If you are looking to cut your carbs, it may feel like everything is off limits to you. Thankfully, there are a lot of great options out there. First of all, reducing carbs doesn’t mean cutting them out entirely. Ideally, you’re replacing the more refined carbohydrates, like white flour products, white rice and white potatoes, with higher fiber, more whole-type foods, like non-starchy vegetables, whole grains, berries and legumes. These types of carbs cause a low and slow sugar release, which provides a steady source of fuel to the brain, without excessively raising insulin, the fat-storing hormone. The rule of thumb is to eat as close to nature as possible, and choose foods that are higher in fiber. Subway may be a “sandwich place”, but it is loaded with easy ways to cut your carbs. My favorite is to have a low carb wrap loaded with all of the non-starchy vegetables, some avocado (where available) and some lean protein. If they have a bean or lentil soup, that is another great option you can try. Cutting carbs doesn’t mean cutting out great taste. Experiment with all of the great veggies, whole grains and legumes, and you will hit a taste-bud homerun.
Leans meats like chicken and fish can serve as a healthy replacement for ground beef. They're delicious too!
Instead of ground beef, use ground chicken or lean ground pork for you burgers, it’s tasty and much healthier. If you have trouble finding ground chicken breast or extra lean ground pork, don’t cheat it, you don’t need the extra fat and calories. Instead, ask your butcher to grind chicken breast of pork tenderloin for you. They’re very likely to do it at no extra charge. Or you can do it by yourself. Just cut the chicken or pork into cubes, put it in your food processor and pulse it until it’s about the same consistency of ground chicken or pork. You’re likely to save a bundle.
Obese youth are more likely to have risk factors for cardiovascular disease, such as high cholesterol or high blood pressure. Please parents, teach your children healthy eating habits early on.
Certainly what’s most important to keep in mind is that a parent in their best desire to help their children, need to avoid negative reinforcement ‘don’t do this’, ‘ I told you not to do that’, ‘if you do this you know what may happen’. It’s important for parents to realize that those kinds of approaches aren’t particularly effective. Rather a multidisciplinary approach that is the use of exercise, the use of diet, the use of behavior modification, to change children’s behavior and have the whole family participate.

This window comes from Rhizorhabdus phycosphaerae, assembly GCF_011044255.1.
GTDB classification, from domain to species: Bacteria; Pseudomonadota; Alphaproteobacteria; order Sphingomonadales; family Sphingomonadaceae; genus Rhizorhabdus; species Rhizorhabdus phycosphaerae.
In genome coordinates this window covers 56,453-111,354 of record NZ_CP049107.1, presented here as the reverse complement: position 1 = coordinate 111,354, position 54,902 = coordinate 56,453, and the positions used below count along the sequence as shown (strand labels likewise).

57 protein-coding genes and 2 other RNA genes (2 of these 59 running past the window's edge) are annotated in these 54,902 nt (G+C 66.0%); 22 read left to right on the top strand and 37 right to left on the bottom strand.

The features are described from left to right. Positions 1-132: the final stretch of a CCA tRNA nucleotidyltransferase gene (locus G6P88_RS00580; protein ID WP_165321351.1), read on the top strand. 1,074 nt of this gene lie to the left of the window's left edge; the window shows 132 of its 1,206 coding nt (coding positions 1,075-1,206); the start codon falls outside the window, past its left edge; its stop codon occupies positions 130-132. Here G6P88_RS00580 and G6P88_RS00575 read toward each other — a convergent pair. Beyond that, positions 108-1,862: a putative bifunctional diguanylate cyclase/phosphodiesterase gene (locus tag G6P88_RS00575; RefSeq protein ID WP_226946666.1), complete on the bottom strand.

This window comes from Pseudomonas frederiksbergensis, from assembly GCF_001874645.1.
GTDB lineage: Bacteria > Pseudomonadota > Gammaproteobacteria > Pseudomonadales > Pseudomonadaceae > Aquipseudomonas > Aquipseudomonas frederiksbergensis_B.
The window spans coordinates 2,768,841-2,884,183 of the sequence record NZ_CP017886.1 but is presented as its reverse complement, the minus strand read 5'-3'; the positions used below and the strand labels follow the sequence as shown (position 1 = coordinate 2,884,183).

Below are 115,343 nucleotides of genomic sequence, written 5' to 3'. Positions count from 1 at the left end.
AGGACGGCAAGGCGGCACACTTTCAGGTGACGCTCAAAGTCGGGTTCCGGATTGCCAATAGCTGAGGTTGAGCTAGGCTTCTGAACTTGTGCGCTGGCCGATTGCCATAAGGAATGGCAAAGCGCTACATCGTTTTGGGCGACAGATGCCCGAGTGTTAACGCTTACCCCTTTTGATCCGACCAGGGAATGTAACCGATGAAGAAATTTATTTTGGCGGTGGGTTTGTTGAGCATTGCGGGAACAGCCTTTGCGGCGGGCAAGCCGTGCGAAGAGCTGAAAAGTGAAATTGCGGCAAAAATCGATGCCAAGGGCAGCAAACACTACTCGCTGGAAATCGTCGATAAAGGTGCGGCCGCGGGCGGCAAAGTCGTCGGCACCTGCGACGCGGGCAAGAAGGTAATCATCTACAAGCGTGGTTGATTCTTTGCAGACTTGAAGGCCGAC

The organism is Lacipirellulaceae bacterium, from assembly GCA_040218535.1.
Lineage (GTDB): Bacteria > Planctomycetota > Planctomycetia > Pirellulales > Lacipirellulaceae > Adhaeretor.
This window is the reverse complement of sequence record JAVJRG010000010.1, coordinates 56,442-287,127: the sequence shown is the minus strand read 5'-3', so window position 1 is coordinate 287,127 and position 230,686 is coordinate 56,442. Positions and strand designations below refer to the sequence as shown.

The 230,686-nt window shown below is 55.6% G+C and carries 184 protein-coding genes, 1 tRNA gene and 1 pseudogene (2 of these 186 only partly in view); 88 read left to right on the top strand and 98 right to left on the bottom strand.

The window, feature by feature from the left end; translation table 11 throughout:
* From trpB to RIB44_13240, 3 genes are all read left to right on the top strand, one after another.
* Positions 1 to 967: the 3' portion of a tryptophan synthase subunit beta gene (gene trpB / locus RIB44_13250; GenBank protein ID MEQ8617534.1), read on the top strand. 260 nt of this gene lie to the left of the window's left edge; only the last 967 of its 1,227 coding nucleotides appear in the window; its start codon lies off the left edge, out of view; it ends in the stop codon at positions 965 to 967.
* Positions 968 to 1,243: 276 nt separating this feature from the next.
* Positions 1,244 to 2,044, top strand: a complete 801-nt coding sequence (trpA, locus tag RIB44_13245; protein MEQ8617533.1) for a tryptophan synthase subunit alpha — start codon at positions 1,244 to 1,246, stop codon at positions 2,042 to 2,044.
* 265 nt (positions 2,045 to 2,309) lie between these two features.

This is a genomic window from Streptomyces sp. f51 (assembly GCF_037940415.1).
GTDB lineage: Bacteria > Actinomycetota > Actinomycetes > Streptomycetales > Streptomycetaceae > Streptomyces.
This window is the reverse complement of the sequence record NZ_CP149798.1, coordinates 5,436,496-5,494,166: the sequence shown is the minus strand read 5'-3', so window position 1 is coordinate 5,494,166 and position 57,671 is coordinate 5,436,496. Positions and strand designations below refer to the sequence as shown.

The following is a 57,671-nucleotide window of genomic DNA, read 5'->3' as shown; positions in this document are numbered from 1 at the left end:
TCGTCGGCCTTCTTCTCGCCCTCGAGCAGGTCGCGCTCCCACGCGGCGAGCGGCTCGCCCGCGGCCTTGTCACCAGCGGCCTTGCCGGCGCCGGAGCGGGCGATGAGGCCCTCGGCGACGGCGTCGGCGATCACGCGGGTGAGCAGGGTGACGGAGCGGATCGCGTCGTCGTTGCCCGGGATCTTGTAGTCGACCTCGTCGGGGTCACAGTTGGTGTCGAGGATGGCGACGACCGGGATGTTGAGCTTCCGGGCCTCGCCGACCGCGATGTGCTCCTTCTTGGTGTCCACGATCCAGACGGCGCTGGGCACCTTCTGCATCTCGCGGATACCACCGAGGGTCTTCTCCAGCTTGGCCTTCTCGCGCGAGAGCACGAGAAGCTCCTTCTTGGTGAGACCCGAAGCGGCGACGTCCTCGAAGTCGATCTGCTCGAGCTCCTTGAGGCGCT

So what approach would encourage physical activity and selective eating?
I think it’s important to start with an assessment of the family to get a sense of the family dynamic and what they are capable of doing. Secondly, careful analysis of the child’s physical activities in the past and the present are also important. And lastly and perhaps the most important element is an analysis of the current diet and dietary intake. Once those three assessments are made, and readiness for change is established, the family can start their journey towards re-engineering their lifestyle towards leading a healthier lifestyle. And all those leads must be addressed. Proper parenting skills, proper exercise, proper eating are all key elements in a successful lifestyle change.
So the family that decides to keep certain foods out of the house will generally have better success than those who have all those candies and junk foods around that kids are apt to grab?
I think it’s difficult for children to make choices when faced with a temptation of foods that have a great appeal that they’ve been eating for a long time. And I certainly think that given the context that these children have grown up in, it is much better to remove the particularly problematic foods from the home. Now, of course the major philosophy of our program and others is to moderate intake. That means not to completely exclude, but rather to minimize the amount of exposure to problematic foods. This however must be done within the context of appropriate behavioral support otherwise it’s likely to fail and a cycle of negative reinforcement continue.
So a rapid weight loss is not ideal; to slow weight loss and changing the lifestyle is ideal?
A slow and steady weight loss associated with appropriate lifestyle change is just the most ideal way to approach weight loss in some children. That may mean no weight loss at all, but rather continued linear growth while the child grows taller but maintains about the same weight, by definition they will be getting lighter for their size and this too might be an appropriate goal to expect for the child.
Sometimes kids go on a diet and they do really a good job and they get to a period where they stagnate and just stop losing the weight. How can we get them through this kind of period so they don’t give up?
Like most everything else that requires behavioral change it’s important to understand that there will be peaks and valleys in terms of how we succeed in maintaining this kind of lifestyle change. It’s important not to allow negative feelings to prevent the child from remembering the successes that they’ve had in the past and look forward to the successes that they will have in the future. It can’t be stressed enough that children will experience ebbs and flows in success in approaching lifestyle change and not to discard all the positive change they made if they express a period or episode where they’re not that successful.